- Fewer referees? In a recent survey of 20,000 officials, Referee Magazine noted that 40 percent of referees ages 65 and over are not comfortable officiating during the pandemic, while a third of those between ages 25-34 also expressed concerns about returning. That said, many officials in Georgia say they are willing to return as long as there are protocols and safety measures in place, such as sanitizing supplies, to protect them. Events in states where COVID-19 is more prevalent could see far fewer officials.
- Off-limits locker rooms. One of the biggest areas of concern for potential spread of any virus at high schools are locker rooms and weight rooms. These confined spaces can be a strong breeding ground for airborne and surface transmission. Many associations and doctors are recommending limited use of the facilities for players and especially older staff members. Some are closing them altogether while waiting for local public health department clearance. Some are asking athletes and officials to arrive to games already in uniform or get “taped up” outside of locker rooms.
- Student waivers: Athletes and parents may be asked to sign waivers that outline their acknowledgement that they will act responsibly in keeping themselves, coaches, officials and competitors safe by following mandates. Some of those agreements may include additional measures to mitigate any potential virus spread, including testing for COVID-19.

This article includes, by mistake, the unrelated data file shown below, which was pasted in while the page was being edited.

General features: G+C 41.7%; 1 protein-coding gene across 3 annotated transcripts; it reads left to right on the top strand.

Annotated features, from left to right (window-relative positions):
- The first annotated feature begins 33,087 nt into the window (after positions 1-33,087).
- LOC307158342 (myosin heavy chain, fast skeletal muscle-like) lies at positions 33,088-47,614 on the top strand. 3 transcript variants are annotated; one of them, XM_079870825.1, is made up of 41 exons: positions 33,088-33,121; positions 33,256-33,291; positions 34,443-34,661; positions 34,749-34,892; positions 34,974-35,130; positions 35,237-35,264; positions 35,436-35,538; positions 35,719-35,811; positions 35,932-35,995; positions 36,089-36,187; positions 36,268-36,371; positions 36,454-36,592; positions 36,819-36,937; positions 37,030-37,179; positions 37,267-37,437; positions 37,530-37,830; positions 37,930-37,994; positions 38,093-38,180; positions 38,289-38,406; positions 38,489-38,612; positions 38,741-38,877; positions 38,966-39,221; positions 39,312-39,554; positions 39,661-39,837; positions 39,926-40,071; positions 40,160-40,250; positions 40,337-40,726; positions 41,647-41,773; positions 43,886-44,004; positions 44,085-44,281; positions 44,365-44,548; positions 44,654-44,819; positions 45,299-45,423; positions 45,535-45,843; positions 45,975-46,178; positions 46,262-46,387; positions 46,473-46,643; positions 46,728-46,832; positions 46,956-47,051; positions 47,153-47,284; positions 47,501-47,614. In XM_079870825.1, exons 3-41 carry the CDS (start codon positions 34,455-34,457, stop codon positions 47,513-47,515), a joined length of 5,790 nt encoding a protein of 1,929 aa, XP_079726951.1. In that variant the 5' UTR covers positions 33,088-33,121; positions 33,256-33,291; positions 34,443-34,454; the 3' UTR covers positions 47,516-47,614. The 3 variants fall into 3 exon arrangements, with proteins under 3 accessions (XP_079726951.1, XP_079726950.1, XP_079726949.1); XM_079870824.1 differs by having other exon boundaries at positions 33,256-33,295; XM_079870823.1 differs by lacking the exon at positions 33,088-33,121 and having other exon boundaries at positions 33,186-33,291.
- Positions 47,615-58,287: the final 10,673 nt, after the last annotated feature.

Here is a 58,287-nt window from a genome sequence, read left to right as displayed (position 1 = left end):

- Empty stands. The South Bend School District in Indiana is one of a number that is not allowing spectators at any athletic events this fall. Fans in Texas will be allowed to attend games … but capacity will be limited to 50 percent, and possibly less depending on the district. Those who cheer on their teams will be required to wear masks.
One source that can be helpful in tracking state-by-state information on athletics can be found at the Next College Student Athlete website. For real-time information, you can go to the high school recruiting website MaxPreps.
Chris Burt is an editor and reporter for District Administration. He can be reached at email@example.com